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A new congressional report concludes that at least 28,283 disabled retirees were denied retroactive pay awards during a time when rushed efforts to clear a huge backlog of claims led program administrators to stop doing quality-assurance checks on the claims decisions.
And of the original 133,057 potentially eligible veterans, 8,763 died before their cases could be reviewed for retroactive payments, according to the report by the majority staff of the House Oversight and Government Reform domestic policy subcommittee.
The title of the report, released July 15, sums up what happened: "Die or Give Up Trying: How Poor Contractor Performance, Government Mismanagement and the Erosion of Quality Controls Denied Thousands of Disabled Veterans Timely and Accurate Retroactive Retired Pay Awards."
At a hearing the next day, the subcommittee chairman, Rep. Dennis Kucinich, D-Ohio, called the problems "an intolerable insult to veterans," and vowed to follow up.
"On behalf of all those families who waited and waited ... hoping for financial help which they needed so sorely ... this Congress is going to relentlessly pursue this matter," Kucinich said.
At issue are the Concurrent Retirement and Disability Payments and Combat-Related Special Compensation programs, approved by Congress in 2003 and 2004 to allow large numbers of disabled retirees to receive full concurrent military retirement pay and veterans' disability compensation.
For more than a century before the programs were enacted, disabled retirees had to forfeit a dollar of military retirement pay for every dollar they received in veterans' disability payments.
About 223,180 disabled retirees receive monthly CRDP payments, while another 60,155 receive monthly payments under CRSC.
After the programs launched, many disabled veterans also became eligible for a single retroactive payment because of changes in their disability status.
As of September 2006, the Defense Finance and Accounting Service determined that 133,057 veterans were potentially eligible for these so-called "VA Retro" payments. Over time, another 84,237 newly retired and other veterans were added to the list.
Yet as of March 1, more than 60,000 eligible veterans were still waiting for their cases to be reviewed under the two programs.
The claims backlog was raised during a February defense budget hearing. At the time, the backlog was said to total more than 39,000 claims. Pentagon Comptroller Tina Jonas told the Senate Budget Committee that she had recently asked Zack Gaddy, the director of the Defense Finance and Accounting Service, to triple the number of people working on the backlog. Jonas said she had been assured that the backlog would be cleared by April.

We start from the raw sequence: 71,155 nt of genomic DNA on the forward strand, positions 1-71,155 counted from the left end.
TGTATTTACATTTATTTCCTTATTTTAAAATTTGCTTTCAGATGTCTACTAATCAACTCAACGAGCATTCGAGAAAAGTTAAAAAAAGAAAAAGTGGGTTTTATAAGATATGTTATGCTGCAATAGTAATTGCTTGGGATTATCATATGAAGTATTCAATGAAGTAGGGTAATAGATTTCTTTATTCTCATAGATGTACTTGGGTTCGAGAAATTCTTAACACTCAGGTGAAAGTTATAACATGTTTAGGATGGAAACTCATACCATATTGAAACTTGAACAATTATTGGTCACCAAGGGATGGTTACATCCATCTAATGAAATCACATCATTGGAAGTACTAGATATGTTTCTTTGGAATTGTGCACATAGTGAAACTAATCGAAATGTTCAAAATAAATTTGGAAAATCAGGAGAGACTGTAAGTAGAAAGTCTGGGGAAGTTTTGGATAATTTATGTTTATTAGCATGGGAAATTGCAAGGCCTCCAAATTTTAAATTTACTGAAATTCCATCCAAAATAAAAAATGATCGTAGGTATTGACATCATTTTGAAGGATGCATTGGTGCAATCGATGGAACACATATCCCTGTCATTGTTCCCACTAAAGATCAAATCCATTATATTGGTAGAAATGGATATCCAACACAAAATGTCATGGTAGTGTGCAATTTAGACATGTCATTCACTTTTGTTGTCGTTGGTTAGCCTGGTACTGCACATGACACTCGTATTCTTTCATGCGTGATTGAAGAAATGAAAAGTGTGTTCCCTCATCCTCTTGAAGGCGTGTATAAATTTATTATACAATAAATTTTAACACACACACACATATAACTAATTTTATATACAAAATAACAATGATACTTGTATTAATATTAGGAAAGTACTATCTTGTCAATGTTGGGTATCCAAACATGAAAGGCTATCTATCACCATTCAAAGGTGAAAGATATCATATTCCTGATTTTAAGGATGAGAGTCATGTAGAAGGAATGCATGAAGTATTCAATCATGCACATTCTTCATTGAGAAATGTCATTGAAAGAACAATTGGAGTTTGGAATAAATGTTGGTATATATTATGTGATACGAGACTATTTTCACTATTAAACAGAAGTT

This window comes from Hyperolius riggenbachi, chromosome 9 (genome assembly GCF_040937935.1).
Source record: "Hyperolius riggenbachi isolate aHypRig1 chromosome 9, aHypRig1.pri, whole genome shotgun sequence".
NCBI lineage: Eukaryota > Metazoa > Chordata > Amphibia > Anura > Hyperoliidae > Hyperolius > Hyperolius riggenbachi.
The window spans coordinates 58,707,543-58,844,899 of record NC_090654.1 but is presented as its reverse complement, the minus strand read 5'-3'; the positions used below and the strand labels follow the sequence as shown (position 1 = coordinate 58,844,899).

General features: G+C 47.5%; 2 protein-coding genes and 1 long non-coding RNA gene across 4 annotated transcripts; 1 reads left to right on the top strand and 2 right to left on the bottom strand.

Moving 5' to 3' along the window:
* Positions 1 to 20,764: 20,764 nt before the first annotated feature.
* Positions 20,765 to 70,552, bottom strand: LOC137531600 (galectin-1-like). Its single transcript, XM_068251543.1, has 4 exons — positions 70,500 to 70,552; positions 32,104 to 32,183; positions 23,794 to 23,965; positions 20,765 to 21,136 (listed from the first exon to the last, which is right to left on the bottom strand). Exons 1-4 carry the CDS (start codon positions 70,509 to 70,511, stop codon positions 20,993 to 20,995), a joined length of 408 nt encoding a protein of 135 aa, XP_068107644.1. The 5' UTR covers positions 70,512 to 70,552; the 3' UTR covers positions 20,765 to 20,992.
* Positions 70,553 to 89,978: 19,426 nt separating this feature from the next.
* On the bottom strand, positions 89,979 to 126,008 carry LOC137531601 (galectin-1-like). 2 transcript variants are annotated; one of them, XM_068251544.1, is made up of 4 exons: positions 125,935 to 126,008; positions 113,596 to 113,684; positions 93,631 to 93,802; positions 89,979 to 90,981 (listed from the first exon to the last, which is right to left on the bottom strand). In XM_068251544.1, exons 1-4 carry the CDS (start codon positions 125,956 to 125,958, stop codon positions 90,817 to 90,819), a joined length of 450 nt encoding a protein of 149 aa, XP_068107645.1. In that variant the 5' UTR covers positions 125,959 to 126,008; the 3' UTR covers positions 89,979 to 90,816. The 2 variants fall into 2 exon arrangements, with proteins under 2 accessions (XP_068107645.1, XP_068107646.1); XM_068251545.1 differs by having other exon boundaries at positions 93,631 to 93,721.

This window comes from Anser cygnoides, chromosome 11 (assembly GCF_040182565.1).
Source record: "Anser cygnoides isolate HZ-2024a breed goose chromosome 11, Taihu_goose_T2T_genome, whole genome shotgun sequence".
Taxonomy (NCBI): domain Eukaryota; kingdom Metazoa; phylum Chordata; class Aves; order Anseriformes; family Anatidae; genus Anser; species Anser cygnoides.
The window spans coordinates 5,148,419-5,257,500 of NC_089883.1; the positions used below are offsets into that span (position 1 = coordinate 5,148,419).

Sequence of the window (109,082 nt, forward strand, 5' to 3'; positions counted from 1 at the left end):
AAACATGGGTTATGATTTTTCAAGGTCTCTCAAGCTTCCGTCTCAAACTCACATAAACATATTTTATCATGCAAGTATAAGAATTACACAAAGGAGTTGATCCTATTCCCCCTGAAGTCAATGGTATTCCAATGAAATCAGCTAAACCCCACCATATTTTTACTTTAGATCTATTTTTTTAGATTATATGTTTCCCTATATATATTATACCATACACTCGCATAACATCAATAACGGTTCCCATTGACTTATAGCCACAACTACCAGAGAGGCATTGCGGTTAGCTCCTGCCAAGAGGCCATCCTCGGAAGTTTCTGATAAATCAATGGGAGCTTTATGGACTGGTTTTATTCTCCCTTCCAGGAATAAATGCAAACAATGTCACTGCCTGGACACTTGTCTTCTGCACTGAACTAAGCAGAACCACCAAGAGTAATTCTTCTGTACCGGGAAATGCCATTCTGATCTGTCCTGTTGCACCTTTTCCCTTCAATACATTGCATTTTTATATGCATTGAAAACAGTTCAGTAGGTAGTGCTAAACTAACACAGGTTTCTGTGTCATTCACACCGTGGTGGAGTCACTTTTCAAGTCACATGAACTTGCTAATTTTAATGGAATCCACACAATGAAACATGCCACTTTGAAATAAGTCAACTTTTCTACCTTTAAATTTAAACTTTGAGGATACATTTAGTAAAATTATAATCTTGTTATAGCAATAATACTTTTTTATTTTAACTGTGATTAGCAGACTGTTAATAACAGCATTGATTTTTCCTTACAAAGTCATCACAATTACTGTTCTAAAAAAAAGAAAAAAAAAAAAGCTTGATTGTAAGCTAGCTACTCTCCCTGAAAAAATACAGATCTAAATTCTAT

That did not happen, according to the subcommittee report, because Lockheed Martin, the contractor hired in July 2006 to compute the complex retroactive pay awards, had trouble making the computations fast enough to eliminate the backlog quickly.
The complexity of the claims, and the format of the data Lockheed Martin received from the Pentagon and Department of Veterans Affairs, hindered the contractor's ability to develop software to automate the process. As a result, Lockheed Martin had to do its work manually. It did, with workers freshly hired in Cleveland who received only six weeks of training.
Lockheed Martin missed its original November 2007 deadline and every succeeding one, the report stated. The committee said Gaddy personally monitored the program and "frequently complained to Lockheed about low productivity and the high number of errors DFAS quality-control auditors were detecting."
Gaddy also expressed concern that the delays were damaging the reputation of DFAS, the report said.
To ease congressional concerns and speed up the review process, DFAS chose several "questionable approaches" — the most serious being a decision to suspend independent quality checks on Lockheed's computations.
After those measures went into effect March 1, up to 60,051 payments were made to eligible veterans without review. "Serious questions" remain about the accuracy of these payments, the subcommittee report said.
In the dark
"The subcommittee majority staff does not know how many erred payments were sent," the report stated. "We do not believe that DFAS knows, either."
Claims from at least another 28,283 retirees whom Lockheed Martin determined were due no back payments also were decided without review.
"Neither DFAS nor Lockheed knows how many ‘No Pay Due' letters could be in error," the subcommittee report states.
The president of Lockheed Martin Business Process Solutions defended his group's work at the July 16 hearing.
"We did the best we could, given the circumstances in which we were working," Joseph Cipriano said. "We treated this just as importantly as we do our larger ... programs."